It’s been… too long. Too long, by far,” some voice whispered in the back of his head.
Still smiling, Jim bowed his head in mock defeat. “I swear, I left my squeaky rubber nose, my whoopy cushion, and my squirting lapel flower all back at the hotel. No promises on the hand buzzer and rubber chicken, though. As for your jokes? I promise that as soon as you start telling them, I’ll start laughing.”
They began to move towards the corner bus stop across the park’s bridge, Phoebe on his arm as she had before. It was the strangest walk he’d ever taken in his life. Nothing more was really said between them, and even if there was it would have been difficult to say it; every time they looked at each other, all that came out was shy smiles and disbelieving giggles. Even on the bus, the two of them drew stares from the occasional passenger. Once in a while, they would both open their mouths as though to say something at the same time, only to have their words dissolve away into chuckles. Jim wondered at it all as he looked down into her face. It was almost as if they said nothing because… there was simply nothing to say. Nothing that made any sense at that point, not to a woman he had just met!
As they drew closer to the center of the city, Jim looked out the window to watch the city passing by. It was bizarre how Buffalo looked the same and was also so very strange to him now. He had noticed differences before, true. Now it seemed so much more alien to him. He could so easily picture how it all must have looked long ago with cobble-stone streets and the Victorian houses all brightly colored. The I-198 highway was like a great ugly scar through the middle of it all.
“Are you… from Buffalo, Phoebe?” he suddenly managed to get out. Jim turned back to her, that same shy smile playing at his lips. A hand ran through his greying hair nervously.
Phoebe had never enjoyed awkward silences so much. Every time they made eye contact, the laughter just bubbled to the surface. She paid no mind to the eyes that glanced their way and only kept her hand tucked in the protected crook of his arm in that old fashioned way that seemed so comfortable.
As they alighted from the bus and walked the short distant to the old brick brewery building, her camera rose again to capture the edifice. She didn't linger long, however, and turned to answer his question. His shyness had her eyes dancing. "Yes, born and raised, but its been ages since I came here."
She grinned and caught his hand to draw him inside. "Ad I know already you are. So, what kept you away for so long?" She didn't wait for his guidance but spotted a tall table near the bar that was just being wiped down and headed for it. The waitress smiled in the busy friendly manner of a true professional, and then stopped mid-greeting.
"Welcome to Pearl Street Grill. We have a lovel...y lager on tap to...day. I'm sorry." The woman shook herself. "You just look so familiar. The pair of you."
Phoebe hopped onto a stool before returning her camera to the case that had been slung expertly under one arm. "Maybe we just have those kinds of faces."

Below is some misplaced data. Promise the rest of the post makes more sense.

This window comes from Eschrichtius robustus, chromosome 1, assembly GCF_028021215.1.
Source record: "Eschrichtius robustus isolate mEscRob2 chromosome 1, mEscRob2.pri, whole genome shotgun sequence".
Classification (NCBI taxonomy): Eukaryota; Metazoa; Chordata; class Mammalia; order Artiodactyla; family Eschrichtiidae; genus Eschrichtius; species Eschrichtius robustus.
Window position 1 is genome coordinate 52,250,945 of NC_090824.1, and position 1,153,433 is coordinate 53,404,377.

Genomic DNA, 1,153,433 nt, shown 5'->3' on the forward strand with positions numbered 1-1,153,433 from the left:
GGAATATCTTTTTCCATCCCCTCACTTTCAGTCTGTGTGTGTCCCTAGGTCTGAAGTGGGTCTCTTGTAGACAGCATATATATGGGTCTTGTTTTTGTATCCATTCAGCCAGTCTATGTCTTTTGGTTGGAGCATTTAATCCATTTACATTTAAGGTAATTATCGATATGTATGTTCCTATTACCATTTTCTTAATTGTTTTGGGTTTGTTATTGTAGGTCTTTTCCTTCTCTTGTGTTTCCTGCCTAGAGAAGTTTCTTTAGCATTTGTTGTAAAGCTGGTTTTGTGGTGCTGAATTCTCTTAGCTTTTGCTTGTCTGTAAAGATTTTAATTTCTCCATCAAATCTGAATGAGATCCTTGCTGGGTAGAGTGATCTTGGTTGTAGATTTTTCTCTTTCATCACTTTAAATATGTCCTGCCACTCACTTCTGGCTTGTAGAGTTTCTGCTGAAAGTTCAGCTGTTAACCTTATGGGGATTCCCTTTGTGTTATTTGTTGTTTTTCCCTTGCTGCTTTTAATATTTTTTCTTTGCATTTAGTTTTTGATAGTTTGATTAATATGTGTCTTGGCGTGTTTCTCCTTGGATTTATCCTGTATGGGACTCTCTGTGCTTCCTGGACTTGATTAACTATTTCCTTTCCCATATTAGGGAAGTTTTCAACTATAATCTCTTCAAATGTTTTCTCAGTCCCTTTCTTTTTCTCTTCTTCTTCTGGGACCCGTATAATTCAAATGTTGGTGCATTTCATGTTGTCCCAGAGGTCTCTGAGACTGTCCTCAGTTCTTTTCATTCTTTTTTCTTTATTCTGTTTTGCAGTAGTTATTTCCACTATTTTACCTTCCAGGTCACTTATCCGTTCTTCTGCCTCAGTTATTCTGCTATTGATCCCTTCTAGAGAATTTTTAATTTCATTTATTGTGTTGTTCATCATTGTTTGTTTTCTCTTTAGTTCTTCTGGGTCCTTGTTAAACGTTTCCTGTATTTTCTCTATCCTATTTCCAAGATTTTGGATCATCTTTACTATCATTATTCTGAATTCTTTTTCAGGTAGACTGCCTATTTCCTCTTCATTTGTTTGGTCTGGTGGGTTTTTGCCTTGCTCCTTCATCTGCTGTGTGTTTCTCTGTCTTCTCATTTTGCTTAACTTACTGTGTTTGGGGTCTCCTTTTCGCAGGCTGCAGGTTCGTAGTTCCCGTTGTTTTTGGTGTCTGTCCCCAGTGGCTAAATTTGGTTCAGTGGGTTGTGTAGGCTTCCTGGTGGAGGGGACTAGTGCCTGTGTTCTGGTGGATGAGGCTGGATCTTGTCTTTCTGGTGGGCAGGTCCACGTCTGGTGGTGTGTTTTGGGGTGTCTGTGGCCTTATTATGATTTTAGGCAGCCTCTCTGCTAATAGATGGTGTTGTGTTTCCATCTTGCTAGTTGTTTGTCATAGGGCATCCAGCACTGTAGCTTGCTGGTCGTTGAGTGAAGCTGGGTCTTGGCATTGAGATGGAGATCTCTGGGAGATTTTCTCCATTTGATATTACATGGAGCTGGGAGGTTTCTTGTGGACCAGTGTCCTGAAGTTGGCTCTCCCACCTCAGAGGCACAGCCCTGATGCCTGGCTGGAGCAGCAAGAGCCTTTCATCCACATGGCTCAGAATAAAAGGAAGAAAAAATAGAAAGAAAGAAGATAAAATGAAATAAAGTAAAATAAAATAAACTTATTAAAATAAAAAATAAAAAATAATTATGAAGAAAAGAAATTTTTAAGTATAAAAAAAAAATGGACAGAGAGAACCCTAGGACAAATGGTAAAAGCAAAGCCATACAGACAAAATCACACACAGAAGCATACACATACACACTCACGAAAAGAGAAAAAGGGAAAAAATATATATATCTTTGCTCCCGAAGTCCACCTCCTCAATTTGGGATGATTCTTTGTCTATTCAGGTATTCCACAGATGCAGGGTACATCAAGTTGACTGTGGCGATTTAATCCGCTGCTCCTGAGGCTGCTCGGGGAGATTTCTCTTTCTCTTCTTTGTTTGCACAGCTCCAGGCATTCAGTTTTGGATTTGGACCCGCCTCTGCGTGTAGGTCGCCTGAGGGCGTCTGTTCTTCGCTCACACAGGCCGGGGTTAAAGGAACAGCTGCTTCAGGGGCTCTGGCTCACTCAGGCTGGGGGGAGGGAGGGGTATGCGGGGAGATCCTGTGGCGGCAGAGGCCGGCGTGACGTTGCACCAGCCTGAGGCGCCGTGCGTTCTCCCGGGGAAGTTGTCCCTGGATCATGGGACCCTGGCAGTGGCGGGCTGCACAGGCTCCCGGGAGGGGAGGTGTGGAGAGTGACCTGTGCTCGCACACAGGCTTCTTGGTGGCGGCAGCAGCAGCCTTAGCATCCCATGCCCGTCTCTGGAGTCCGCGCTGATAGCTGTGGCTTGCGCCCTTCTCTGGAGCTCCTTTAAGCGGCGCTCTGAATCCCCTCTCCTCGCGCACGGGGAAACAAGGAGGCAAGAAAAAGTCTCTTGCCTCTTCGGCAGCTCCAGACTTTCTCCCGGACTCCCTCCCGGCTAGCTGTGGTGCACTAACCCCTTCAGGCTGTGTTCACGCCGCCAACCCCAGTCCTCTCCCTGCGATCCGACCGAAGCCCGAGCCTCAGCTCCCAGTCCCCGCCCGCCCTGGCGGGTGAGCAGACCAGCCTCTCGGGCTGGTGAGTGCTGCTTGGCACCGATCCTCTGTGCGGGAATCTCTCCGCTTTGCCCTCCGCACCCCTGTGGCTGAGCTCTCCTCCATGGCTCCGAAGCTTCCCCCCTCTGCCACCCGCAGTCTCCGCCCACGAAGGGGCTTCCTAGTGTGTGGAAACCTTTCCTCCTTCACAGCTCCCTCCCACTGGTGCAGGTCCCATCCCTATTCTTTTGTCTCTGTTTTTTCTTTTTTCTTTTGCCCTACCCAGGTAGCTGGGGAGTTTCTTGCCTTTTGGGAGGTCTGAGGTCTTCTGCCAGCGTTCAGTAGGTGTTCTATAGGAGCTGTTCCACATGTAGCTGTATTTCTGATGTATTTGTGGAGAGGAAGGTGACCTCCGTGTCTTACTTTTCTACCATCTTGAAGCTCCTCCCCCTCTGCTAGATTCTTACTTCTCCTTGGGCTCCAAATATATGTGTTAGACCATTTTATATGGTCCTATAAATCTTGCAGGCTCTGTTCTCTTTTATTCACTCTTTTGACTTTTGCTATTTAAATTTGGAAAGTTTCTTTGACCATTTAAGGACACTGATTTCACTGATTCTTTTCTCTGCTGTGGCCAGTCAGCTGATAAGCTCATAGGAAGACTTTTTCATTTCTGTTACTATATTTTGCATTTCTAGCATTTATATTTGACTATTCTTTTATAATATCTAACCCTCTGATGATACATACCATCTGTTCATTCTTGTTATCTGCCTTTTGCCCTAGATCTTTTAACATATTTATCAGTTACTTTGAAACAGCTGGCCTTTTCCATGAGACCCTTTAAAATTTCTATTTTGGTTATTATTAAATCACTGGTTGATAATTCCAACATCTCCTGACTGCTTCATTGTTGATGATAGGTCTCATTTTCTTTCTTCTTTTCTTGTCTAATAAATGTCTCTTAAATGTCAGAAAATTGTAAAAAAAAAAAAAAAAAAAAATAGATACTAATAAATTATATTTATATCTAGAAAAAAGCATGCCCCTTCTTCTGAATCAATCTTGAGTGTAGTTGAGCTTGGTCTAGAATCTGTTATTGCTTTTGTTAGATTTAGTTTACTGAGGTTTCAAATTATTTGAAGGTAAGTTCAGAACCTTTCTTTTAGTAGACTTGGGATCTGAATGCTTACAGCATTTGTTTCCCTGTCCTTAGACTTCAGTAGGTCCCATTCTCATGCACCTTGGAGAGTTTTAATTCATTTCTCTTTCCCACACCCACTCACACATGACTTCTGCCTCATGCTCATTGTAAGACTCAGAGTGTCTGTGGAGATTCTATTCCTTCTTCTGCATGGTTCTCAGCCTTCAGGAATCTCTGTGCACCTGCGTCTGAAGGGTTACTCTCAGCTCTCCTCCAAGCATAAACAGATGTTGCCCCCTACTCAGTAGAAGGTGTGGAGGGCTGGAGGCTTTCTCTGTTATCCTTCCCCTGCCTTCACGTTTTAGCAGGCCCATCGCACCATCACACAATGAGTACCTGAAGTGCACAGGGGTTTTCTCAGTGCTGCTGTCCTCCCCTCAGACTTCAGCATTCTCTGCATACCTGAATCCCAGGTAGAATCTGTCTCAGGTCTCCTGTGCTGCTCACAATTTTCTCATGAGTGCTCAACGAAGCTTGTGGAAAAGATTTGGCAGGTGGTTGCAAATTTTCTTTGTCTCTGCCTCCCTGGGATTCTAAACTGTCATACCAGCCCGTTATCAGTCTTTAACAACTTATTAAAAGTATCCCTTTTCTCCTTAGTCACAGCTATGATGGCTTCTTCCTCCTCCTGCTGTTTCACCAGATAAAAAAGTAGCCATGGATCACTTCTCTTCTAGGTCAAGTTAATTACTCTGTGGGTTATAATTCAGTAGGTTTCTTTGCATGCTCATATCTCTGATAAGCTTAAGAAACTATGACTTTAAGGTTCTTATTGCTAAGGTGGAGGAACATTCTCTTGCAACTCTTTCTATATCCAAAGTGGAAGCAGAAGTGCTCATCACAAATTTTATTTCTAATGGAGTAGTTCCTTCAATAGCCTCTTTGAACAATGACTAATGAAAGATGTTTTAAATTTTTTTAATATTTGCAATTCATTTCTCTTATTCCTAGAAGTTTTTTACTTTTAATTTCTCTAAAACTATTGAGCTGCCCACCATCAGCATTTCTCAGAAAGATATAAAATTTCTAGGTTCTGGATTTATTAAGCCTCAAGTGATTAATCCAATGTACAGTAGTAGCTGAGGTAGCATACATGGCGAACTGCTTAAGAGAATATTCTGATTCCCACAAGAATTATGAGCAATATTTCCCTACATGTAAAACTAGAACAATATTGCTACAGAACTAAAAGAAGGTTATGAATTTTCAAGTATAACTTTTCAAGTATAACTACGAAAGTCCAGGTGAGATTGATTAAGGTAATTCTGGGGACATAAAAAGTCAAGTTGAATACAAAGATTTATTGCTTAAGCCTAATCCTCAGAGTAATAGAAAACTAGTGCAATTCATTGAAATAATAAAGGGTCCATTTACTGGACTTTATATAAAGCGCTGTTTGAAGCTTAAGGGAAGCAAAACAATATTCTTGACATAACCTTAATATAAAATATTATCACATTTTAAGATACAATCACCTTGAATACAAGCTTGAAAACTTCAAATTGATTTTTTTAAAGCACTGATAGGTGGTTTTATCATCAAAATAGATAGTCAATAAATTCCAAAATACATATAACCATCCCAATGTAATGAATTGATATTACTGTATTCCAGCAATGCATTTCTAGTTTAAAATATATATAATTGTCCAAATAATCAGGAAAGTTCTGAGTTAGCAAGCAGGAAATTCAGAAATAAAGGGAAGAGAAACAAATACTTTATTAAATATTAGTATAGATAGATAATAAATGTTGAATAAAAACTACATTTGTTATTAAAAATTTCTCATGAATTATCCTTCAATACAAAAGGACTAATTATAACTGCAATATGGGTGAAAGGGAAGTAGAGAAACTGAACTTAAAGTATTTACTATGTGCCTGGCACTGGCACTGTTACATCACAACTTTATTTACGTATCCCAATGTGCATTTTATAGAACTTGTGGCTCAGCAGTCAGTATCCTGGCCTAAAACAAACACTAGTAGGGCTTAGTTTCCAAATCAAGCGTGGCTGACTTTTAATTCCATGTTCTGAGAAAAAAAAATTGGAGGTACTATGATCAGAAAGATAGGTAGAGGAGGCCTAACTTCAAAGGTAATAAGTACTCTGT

Jim blinked at the odd encounter, the surprise showing clearly on his face. “Dunno about that,” he chuckled uncertainly. “Some days I don’t even recognize myself in the mirror!”
Their orders placed, his being whatever beer they might have that was too dark to see through, he turned his attention back to Phoebe. Jim didn’t know much about looking familiar, but there was something about this attractive young woman he felt should know already. It was almost as though this was something he had wanted to do but never had the chance to before. Regardless of where that feeling came from, he was determined to make the most of whatever time he could with her that day. In fact, he wasn’t really sure he wanted the day to end! It was the best he had felt in a very, very long time.
“What kept me away?” he repeated. Jim thought about it for a moment and then shrugged. “One thing after another, I guess. I graduated high school, went to college. Cornell, actually. Got my first job in New York City working Wall Street and then… I just kept going. Lost touch with some folks, others lost touch with me. Parents died. After a while there just wasn’t anything to come back to. And even when I thought about coming back to look folks up, things would get too busy at work for me to find the time. People always needed me to do this, to do that, solve their problems, make them money, invest for their kids…”
“Then one morning while I was at work?” He tapped his chest, right over his heart. “Felt like someone punched me from the inside out. Next thing I know there’s a bunch of doctors hovering over me in an ER. So I retired and came back to the only place I ever lived for more than three years at a time. Not sure what I’ll do now that I’m here, mind you, but it’s not like I’ve got any other place that I want to be anyway.”
Another slow, idiotic smile crosse his face as he blushed a bit. “Least the company’s improved of late.”
He brushed away maudlin dwelling and tapped the camera case. The waitress was coming back with their drinks as he asked, “So tell me about this? What got you started in on photography? You show your pics in a gallery anywhere, or do portrait sittings for people?”
Phoebe let the moment pass with the flippancy that marked her age, when time seemed more a thing to look forward to with anticipation than backward in regret. She ordered a Fat Tire, and sat leaning on one elbow, chin in hand listening to James tell his tale. Her eyes moved over his face with interest as the emotions moved over his features.